Drag (physics)

  • shape and flow form
    drag
    skin
    friction
    flow plate.svg 0% 100%
    flow foil.svg ~10% ~90%
    flow sphere.svg ~90% ~10%
    flow plate perpendicular.svg 100% 0%

    in fluid dynamics, drag (sometimes called air resistance, a type of friction, or fluid resistance, another type of friction or fluid friction) is a force acting opposite to the relative motion of any object moving with respect to a surrounding fluid.[1] this can exist between two fluid layers (or surfaces) or a fluid and a solid surface. unlike other resistive forces, such as dry friction, which are nearly independent of velocity, drag forces depend on velocity.[2][3] drag force is proportional to the velocity for a laminar flow and the squared velocity for a turbulent flow. even though the ultimate cause of a drag is viscous friction, the turbulent drag is independent of viscosity.[4]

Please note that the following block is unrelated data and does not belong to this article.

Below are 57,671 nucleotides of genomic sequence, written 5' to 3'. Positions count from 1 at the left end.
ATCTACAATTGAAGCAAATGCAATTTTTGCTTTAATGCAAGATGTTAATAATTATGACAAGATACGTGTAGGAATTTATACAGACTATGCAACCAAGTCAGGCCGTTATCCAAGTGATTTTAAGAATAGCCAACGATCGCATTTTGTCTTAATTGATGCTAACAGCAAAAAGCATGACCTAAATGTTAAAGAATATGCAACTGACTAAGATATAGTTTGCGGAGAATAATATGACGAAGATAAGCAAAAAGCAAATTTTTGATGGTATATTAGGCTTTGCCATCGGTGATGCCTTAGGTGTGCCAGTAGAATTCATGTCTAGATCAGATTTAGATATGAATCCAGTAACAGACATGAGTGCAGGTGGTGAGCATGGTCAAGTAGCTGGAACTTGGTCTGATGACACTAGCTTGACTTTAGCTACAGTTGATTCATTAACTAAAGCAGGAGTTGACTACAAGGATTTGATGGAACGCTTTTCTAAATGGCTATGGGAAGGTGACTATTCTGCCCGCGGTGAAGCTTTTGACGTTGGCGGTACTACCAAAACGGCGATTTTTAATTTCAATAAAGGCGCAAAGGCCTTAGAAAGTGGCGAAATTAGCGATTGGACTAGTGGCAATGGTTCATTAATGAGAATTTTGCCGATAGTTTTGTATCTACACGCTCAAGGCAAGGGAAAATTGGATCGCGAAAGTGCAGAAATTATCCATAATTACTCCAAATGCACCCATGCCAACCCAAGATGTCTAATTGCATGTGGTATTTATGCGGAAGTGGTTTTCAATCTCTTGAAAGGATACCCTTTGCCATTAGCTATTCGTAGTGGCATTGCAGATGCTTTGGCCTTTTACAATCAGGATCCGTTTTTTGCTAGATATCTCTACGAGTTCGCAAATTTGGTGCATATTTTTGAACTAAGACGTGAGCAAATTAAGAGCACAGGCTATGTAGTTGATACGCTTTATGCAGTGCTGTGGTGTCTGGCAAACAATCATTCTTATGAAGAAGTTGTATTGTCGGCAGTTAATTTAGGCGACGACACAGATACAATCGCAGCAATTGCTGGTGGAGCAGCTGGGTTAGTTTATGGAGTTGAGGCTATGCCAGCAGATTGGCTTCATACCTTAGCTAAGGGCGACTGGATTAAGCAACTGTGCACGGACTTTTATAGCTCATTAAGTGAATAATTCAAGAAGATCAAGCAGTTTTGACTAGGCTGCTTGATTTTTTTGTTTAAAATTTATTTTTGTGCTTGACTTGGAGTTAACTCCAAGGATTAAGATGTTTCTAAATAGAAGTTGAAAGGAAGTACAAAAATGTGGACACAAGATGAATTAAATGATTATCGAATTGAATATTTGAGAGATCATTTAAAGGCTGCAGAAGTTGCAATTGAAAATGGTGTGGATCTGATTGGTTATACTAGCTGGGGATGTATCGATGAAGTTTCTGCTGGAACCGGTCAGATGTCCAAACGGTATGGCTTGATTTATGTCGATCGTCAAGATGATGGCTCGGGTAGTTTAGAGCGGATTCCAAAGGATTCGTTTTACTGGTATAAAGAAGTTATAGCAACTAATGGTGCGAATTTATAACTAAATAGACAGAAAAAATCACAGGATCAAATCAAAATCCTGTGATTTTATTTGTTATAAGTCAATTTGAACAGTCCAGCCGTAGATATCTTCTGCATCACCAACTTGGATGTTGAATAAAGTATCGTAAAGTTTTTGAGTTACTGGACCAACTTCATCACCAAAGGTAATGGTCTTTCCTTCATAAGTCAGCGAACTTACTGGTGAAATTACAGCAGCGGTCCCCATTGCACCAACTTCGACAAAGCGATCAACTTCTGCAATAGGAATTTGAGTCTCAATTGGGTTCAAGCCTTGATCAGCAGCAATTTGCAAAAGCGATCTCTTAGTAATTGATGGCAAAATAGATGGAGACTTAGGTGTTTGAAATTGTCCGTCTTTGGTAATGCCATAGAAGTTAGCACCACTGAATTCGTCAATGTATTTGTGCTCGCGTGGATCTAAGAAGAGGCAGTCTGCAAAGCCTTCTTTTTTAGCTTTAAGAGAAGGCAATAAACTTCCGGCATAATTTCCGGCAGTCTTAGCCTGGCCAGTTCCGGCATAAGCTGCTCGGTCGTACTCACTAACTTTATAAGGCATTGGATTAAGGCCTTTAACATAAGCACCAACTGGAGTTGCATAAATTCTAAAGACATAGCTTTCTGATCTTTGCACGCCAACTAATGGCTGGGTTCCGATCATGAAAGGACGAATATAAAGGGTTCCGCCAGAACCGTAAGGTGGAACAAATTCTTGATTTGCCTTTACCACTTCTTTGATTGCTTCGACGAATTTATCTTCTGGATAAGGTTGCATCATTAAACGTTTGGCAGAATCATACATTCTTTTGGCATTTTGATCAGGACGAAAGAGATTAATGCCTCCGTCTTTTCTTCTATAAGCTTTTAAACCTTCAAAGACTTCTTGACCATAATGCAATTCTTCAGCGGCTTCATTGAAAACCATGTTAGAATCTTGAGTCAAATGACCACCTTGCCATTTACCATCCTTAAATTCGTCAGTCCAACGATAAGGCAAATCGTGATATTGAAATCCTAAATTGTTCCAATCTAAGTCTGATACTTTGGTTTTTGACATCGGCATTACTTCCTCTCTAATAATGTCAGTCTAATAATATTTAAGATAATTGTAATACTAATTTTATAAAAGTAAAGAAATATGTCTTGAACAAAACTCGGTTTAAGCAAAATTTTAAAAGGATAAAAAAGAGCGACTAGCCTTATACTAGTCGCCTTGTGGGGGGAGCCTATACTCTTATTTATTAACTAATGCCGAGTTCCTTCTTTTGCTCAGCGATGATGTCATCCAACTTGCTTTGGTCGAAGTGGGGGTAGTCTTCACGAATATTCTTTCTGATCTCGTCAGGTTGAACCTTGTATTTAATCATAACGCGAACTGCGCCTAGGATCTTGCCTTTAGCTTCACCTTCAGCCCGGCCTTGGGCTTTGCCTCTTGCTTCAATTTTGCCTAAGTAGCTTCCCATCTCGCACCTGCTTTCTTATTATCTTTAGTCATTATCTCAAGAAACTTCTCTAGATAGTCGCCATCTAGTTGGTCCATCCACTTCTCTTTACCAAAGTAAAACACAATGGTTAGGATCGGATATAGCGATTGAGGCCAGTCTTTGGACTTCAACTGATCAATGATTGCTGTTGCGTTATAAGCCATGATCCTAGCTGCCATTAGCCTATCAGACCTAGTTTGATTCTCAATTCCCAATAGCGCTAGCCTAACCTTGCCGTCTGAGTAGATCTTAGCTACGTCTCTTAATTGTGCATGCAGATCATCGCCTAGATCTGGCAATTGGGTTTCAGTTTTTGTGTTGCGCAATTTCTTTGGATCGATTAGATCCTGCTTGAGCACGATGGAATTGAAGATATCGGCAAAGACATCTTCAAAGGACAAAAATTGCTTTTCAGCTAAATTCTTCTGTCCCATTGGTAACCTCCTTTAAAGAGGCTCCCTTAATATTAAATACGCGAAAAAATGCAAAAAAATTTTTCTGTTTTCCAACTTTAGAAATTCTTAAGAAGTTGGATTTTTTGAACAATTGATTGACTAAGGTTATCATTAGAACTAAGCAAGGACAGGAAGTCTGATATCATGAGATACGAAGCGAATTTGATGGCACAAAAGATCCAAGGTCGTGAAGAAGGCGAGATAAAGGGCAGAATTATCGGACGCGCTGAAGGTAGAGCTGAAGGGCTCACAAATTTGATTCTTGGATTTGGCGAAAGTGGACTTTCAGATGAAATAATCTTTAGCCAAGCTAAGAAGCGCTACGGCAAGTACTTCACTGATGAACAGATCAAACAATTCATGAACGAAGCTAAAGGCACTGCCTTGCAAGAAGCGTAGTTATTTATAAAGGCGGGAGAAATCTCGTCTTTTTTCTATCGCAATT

drag forces always decrease fluid velocity relative to the solid object in the fluid's path.

  • examples of drag
  • types of drag
  • drag at high velocity
  • very low reynolds numbers: stokes' drag
  • aerodynamics
  • d'alembert's paradox
  • see also
  • references
  • bibliography
  • external links

Shape and flow Form
Drag
Skin
friction
Flow plate.svg 0% 100%
Flow foil.svg ~10% ~90%
Flow sphere.svg ~90% ~10%
Flow plate perpendicular.svg 100% 0%

In fluid dynamics, drag (sometimes called air resistance, a type of friction, or fluid resistance, another type of friction or fluid friction) is a force acting opposite to the relative motion of any object moving with respect to a surrounding fluid.[1] This can exist between two fluid layers (or surfaces) or a fluid and a solid surface. Unlike other resistive forces, such as dry friction, which are nearly independent of velocity, drag forces depend on velocity.[2][3] Drag force is proportional to the velocity for a laminar flow and the squared velocity for a turbulent flow. Even though the ultimate cause of a drag is viscous friction, the turbulent drag is independent of viscosity.[4]

Drag forces always decrease fluid velocity relative to the solid object in the fluid's path.